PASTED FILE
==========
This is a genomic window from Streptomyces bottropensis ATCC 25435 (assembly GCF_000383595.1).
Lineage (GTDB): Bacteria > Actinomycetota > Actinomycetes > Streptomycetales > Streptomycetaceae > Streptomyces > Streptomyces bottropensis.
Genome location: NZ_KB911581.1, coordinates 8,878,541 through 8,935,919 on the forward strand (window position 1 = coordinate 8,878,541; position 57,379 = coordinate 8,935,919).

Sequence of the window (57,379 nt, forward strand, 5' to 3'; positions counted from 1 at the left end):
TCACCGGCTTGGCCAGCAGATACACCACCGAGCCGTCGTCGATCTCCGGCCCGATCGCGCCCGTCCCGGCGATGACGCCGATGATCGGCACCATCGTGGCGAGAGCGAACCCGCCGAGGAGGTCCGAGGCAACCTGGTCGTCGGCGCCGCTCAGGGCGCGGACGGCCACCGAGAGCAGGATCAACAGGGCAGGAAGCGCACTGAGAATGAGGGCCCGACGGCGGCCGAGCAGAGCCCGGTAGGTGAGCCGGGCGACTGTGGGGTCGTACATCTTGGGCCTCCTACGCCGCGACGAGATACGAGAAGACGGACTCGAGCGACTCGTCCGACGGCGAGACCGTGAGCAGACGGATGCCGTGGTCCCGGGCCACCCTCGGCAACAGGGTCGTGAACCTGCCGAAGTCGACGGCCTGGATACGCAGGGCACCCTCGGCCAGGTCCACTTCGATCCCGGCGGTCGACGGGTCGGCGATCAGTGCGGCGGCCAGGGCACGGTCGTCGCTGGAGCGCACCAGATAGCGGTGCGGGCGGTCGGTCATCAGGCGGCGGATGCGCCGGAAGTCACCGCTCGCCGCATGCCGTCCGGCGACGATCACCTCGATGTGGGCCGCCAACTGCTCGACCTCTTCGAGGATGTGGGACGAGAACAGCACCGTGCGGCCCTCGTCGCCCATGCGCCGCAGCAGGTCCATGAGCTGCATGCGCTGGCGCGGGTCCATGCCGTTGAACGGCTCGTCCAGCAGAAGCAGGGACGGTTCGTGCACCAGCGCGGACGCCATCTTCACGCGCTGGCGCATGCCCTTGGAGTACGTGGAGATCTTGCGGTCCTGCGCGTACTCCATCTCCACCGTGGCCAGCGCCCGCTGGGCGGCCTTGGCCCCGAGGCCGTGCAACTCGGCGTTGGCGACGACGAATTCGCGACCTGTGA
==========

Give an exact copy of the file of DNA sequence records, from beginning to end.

This is a genomic window from Streptomyces bottropensis ATCC 25435 (assembly GCF_000383595.1).
Lineage (GTDB): Bacteria > Actinomycetota > Actinomycetes > Streptomycetales > Streptomycetaceae > Streptomyces > Streptomyces bottropensis.
Genome location: NZ_KB911581.1, coordinates 8,878,541 through 8,935,919 on the forward strand (window position 1 = coordinate 8,878,541; position 57,379 = coordinate 8,935,919).

Sequence of the window (57,379 nt, forward strand, 5' to 3'; positions counted from 1 at the left end):
TCACCGGCTTGGCCAGCAGATACACCACCGAGCCGTCGTCGATCTCCGGCCCGATCGCGCCCGTCCCGGCGATGACGCCGATGATCGGCACCATCGTGGCGAGAGCGAACCCGCCGAGGAGGTCCGAGGCAACCTGGTCGTCGGCGCCGCTCAGGGCGCGGACGGCCACCGAGAGCAGGATCAACAGGGCAGGAAGCGCACTGAGAATGAGGGCCCGACGGCGGCCGAGCAGAGCCCGGTAGGTGAGCCGGGCGACTGTGGGGTCGTACATCTTGGGCCTCCTACGCCGCGACGAGATACGAGAAGACGGACTCGAGCGACTCGTCCGACGGCGAGACCGTGAGCAGACGGATGCCGTGGTCCCGGGCCACCCTCGGCAACAGGGTCGTGAACCTGCCGAAGTCGACGGCCTGGATACGCAGGGCACCCTCGGCCAGGTCCACTTCGATCCCGGCGGTCGACGGGTCGGCGATCAGTGCGGCGGCCAGGGCACGGTCGTCGCTGGAGCGCACCAGATAGCGGTGCGGGCGGTCGGTCATCAGGCGGCGGATGCGCCGGAAGTCACCGCTCGCCGCATGCCGTCCGGCGACGATCACCTCGATGTGGGCCGCCAACTGCTCGACCTCTTCGAGGATGTGGGACGAGAACAGCACCGTGCGGCCCTCGTCGCCCATGCGCCGCAGCAGGTCCATGAGCTGCATGCGCTGGCGCGGGTCCATGCCGTTGAACGGCTCGTCCAGCAGAAGCAGGGACGGTTCGTGCACCAGCGCGGACGCCATCTTCACGCGCTGGCGCATGCCCTTGGAGTACGTGGAGATCTTGCGGTCCTGCGCGTACTCCATCTCCACCGTGGCCAGCGCCCGCTGGGCGGCCTTGGCCCCGAGGCCGTGCAACTCGGCGTTGGCGACGACGAATTCGCGACCTGTGA